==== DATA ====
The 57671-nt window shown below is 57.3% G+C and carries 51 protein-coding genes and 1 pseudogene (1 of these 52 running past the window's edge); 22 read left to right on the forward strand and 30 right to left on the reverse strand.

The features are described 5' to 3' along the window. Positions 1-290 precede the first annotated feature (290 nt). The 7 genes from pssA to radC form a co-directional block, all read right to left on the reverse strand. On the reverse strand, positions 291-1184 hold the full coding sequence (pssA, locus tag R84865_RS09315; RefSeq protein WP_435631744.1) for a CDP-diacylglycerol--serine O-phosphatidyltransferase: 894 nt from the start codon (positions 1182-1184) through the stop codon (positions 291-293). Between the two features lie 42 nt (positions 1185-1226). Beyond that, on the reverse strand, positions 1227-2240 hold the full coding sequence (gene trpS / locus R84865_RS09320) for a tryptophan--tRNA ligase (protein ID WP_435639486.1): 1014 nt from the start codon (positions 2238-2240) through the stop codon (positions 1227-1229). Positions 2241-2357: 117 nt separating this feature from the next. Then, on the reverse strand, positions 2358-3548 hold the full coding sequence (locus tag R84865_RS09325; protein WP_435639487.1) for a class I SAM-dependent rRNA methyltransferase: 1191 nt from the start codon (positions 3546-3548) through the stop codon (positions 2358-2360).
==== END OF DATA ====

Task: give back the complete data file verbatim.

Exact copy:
The 57671-nt window shown below is 57.3% G+C and carries 51 protein-coding genes and 1 pseudogene (1 of these 52 running past the window's edge); 22 read left to right on the forward strand and 30 right to left on the reverse strand.

The features are described 5' to 3' along the window. Positions 1-290 precede the first annotated feature (290 nt). The 7 genes from pssA to radC form a co-directional block, all read right to left on the reverse strand. On the reverse strand, positions 291-1184 hold the full coding sequence (pssA, locus tag R84865_RS09315; RefSeq protein WP_435631744.1) for a CDP-diacylglycerol--serine O-phosphatidyltransferase: 894 nt from the start codon (positions 1182-1184) through the stop codon (positions 291-293). Between the two features lie 42 nt (positions 1185-1226). Beyond that, on the reverse strand, positions 1227-2240 hold the full coding sequence (gene trpS / locus R84865_RS09320) for a tryptophan--tRNA ligase (protein ID WP_435639486.1): 1014 nt from the start codon (positions 2238-2240) through the stop codon (positions 1227-1229). Positions 2241-2357: 117 nt separating this feature from the next. Then, on the reverse strand, positions 2358-3548 hold the full coding sequence (locus tag R84865_RS09325; protein WP_435639487.1) for a class I SAM-dependent rRNA methyltransferase: 1191 nt from the start codon (positions 3546-3548) through the stop codon (positions 2358-2360).